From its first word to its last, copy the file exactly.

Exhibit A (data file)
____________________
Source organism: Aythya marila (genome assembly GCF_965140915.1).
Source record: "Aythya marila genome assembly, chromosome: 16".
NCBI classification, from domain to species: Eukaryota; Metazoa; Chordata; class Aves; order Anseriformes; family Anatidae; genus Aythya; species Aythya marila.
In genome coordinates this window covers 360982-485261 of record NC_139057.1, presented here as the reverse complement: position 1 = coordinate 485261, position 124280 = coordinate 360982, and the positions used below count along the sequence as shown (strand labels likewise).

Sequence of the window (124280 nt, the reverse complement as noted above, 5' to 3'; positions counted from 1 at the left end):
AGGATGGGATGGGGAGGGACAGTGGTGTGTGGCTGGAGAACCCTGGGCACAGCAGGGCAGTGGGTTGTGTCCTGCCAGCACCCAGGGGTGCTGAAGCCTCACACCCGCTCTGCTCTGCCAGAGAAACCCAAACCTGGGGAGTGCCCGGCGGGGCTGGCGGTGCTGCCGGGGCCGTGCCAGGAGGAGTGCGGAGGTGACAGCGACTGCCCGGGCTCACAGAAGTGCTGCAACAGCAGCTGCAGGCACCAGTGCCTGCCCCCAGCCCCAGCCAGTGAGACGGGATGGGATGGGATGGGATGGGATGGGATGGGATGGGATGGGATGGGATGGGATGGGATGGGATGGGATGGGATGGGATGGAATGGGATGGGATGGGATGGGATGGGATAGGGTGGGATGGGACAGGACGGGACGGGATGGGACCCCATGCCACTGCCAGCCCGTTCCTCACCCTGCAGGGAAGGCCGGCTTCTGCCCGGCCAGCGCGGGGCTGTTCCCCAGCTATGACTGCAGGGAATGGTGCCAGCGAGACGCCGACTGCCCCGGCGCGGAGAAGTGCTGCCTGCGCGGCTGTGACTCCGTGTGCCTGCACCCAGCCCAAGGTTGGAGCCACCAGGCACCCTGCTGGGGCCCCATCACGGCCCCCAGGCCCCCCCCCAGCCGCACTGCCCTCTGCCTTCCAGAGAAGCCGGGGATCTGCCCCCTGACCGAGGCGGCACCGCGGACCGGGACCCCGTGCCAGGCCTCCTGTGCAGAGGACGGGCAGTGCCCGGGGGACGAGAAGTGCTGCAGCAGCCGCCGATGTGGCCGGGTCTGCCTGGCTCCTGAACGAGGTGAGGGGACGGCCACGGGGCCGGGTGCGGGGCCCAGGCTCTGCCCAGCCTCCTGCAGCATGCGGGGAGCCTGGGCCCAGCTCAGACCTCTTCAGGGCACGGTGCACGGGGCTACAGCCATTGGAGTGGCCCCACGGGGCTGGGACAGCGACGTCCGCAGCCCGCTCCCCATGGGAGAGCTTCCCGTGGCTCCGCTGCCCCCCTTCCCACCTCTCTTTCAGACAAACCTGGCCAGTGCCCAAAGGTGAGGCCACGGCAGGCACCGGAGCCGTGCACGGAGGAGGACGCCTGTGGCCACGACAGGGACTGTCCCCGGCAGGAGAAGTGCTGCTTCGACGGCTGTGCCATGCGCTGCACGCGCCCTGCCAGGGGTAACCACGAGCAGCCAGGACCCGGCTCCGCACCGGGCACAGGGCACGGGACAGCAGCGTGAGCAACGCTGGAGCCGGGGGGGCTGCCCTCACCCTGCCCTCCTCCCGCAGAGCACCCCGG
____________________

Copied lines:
Source organism: Aythya marila (genome assembly GCF_965140915.1).
Source record: "Aythya marila genome assembly, chromosome: 16".
NCBI classification, from domain to species: Eukaryota; Metazoa; Chordata; class Aves; order Anseriformes; family Anatidae; genus Aythya; species Aythya marila.
In genome coordinates this window covers 360982-485261 of record NC_139057.1, presented here as the reverse complement: position 1 = coordinate 485261, position 124280 = coordinate 360982, and the positions used below count along the sequence as shown (strand labels likewise).

Sequence of the window (124280 nt, the reverse complement as noted above, 5' to 3'; positions counted from 1 at the left end):
AGGATGGGATGGGGAGGGACAGTGGTGTGTGGCTGGAGAACCCTGGGCACAGCAGGGCAGTGGGTTGTGTCCTGCCAGCACCCAGGGGTGCTGAAGCCTCACACCCGCTCTGCTCTGCCAGAGAAACCCAAACCTGGGGAGTGCCCGGCGGGGCTGGCGGTGCTGCCGGGGCCGTGCCAGGAGGAGTGCGGAGGTGACAGCGACTGCCCGGGCTCACAGAAGTGCTGCAACAGCAGCTGCAGGCACCAGTGCCTGCCCCCAGCCCCAGCCAGTGAGACGGGATGGGATGGGATGGGATGGGATGGGATGGGATGGGATGGGATGGGATGGGATGGGATGGGATGGGATGGGATGGGATGGAATGGGATGGGATGGGATGGGATGGGATAGGGTGGGATGGGACAGGACGGGACGGGATGGGACCCCATGCCACTGCCAGCCCGTTCCTCACCCTGCAGGGAAGGCCGGCTTCTGCCCGGCCAGCGCGGGGCTGTTCCCCAGCTATGACTGCAGGGAATGGTGCCAGCGAGACGCCGACTGCCCCGGCGCGGAGAAGTGCTGCCTGCGCGGCTGTGACTCCGTGTGCCTGCACCCAGCCCAAGGTTGGAGCCACCAGGCACCCTGCTGGGGCCCCATCACGGCCCCCAGGCCCCCCCCCAGCCGCACTGCCCTCTGCCTTCCAGAGAAGCCGGGGATCTGCCCCCTGACCGAGGCGGCACCGCGGACCGGGACCCCGTGCCAGGCCTCCTGTGCAGAGGACGGGCAGTGCCCGGGGGACGAGAAGTGCTGCAGCAGCCGCCGATGTGGCCGGGTCTGCCTGGCTCCTGAACGAGGTGAGGGGACGGCCACGGGGCCGGGTGCGGGGCCCAGGCTCTGCCCAGCCTCCTGCAGCATGCGGGGAGCCTGGGCCCAGCTCAGACCTCTTCAGGGCACGGTGCACGGGGCTACAGCCATTGGAGTGGCCCCACGGGGCTGGGACAGCGACGTCCGCAGCCCGCTCCCCATGGGAGAGCTTCCCGTGGCTCCGCTGCCCCCCTTCCCACCTCTCTTTCAGACAAACCTGGCCAGTGCCCAAAGGTGAGGCCACGGCAGGCACCGGAGCCGTGCACGGAGGAGGACGCCTGTGGCCACGACAGGGACTGTCCCCGGCAGGAGAAGTGCTGCTTCGACGGCTGTGCCATGCGCTGCACGCGCCCTGCCAGGGGTAACCACGAGCAGCCAGGACCCGGCTCCGCACCGGGCACAGGGCACGGGACAGCAGCGTGAGCAACGCTGGAGCCGGGGGGGCTGCCCTCACCCTGCCCTCCTCCCGCAGAGCACCCCGG